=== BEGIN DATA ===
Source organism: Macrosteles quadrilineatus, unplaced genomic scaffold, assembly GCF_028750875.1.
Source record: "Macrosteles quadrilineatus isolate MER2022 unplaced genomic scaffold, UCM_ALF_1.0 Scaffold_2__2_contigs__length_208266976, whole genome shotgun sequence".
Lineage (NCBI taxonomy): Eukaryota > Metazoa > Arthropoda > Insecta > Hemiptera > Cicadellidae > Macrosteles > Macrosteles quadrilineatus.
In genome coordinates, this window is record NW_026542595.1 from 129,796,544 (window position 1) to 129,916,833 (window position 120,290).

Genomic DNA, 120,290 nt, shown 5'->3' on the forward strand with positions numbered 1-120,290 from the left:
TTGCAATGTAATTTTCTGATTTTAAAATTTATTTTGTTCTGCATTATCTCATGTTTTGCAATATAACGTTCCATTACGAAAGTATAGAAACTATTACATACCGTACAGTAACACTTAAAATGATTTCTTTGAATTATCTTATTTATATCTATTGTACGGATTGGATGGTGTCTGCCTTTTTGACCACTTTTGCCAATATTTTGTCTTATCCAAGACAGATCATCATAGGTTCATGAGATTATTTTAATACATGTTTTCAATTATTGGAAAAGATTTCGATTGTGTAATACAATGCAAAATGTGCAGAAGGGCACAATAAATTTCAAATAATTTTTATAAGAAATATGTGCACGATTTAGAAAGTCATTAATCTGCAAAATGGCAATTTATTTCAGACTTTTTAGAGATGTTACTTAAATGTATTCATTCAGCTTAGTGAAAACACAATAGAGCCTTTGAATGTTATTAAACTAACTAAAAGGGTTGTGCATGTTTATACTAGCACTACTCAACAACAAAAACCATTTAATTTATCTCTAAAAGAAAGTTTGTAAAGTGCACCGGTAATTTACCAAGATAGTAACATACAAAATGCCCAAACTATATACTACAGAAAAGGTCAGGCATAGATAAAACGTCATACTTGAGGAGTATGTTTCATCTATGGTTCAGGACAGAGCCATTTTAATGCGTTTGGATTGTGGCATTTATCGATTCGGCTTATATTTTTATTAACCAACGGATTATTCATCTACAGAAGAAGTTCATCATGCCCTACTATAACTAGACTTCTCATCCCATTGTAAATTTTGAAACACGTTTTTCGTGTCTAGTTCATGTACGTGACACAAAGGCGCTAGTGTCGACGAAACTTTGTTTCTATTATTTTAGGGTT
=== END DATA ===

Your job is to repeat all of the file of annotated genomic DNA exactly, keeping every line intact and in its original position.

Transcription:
Source organism: Macrosteles quadrilineatus, unplaced genomic scaffold, assembly GCF_028750875.1.
Source record: "Macrosteles quadrilineatus isolate MER2022 unplaced genomic scaffold, UCM_ALF_1.0 Scaffold_2__2_contigs__length_208266976, whole genome shotgun sequence".
Lineage (NCBI taxonomy): Eukaryota > Metazoa > Arthropoda > Insecta > Hemiptera > Cicadellidae > Macrosteles > Macrosteles quadrilineatus.
In genome coordinates, this window is record NW_026542595.1 from 129,796,544 (window position 1) to 129,916,833 (window position 120,290).

Genomic DNA, 120,290 nt, shown 5'->3' on the forward strand with positions numbered 1-120,290 from the left:
TTGCAATGTAATTTTCTGATTTTAAAATTTATTTTGTTCTGCATTATCTCATGTTTTGCAATATAACGTTCCATTACGAAAGTATAGAAACTATTACATACCGTACAGTAACACTTAAAATGATTTCTTTGAATTATCTTATTTATATCTATTGTACGGATTGGATGGTGTCTGCCTTTTTGACCACTTTTGCCAATATTTTGTCTTATCCAAGACAGATCATCATAGGTTCATGAGATTATTTTAATACATGTTTTCAATTATTGGAAAAGATTTCGATTGTGTAATACAATGCAAAATGTGCAGAAGGGCACAATAAATTTCAAATAATTTTTATAAGAAATATGTGCACGATTTAGAAAGTCATTAATCTGCAAAATGGCAATTTATTTCAGACTTTTTAGAGATGTTACTTAAATGTATTCATTCAGCTTAGTGAAAACACAATAGAGCCTTTGAATGTTATTAAACTAACTAAAAGGGTTGTGCATGTTTATACTAGCACTACTCAACAACAAAAACCATTTAATTTATCTCTAAAAGAAAGTTTGTAAAGTGCACCGGTAATTTACCAAGATAGTAACATACAAAATGCCCAAACTATATACTACAGAAAAGGTCAGGCATAGATAAAACGTCATACTTGAGGAGTATGTTTCATCTATGGTTCAGGACAGAGCCATTTTAATGCGTTTGGATTGTGGCATTTATCGATTCGGCTTATATTTTTATTAACCAACGGATTATTCATCTACAGAAGAAGTTCATCATGCCCTACTATAACTAGACTTCTCATCCCATTGTAAATTTTGAAACACGTTTTTCGTGTCTAGTTCATGTACGTGACACAAAGGCGCTAGTGTCGACGAAACTTTGTTTCTATTATTTTAGGGTT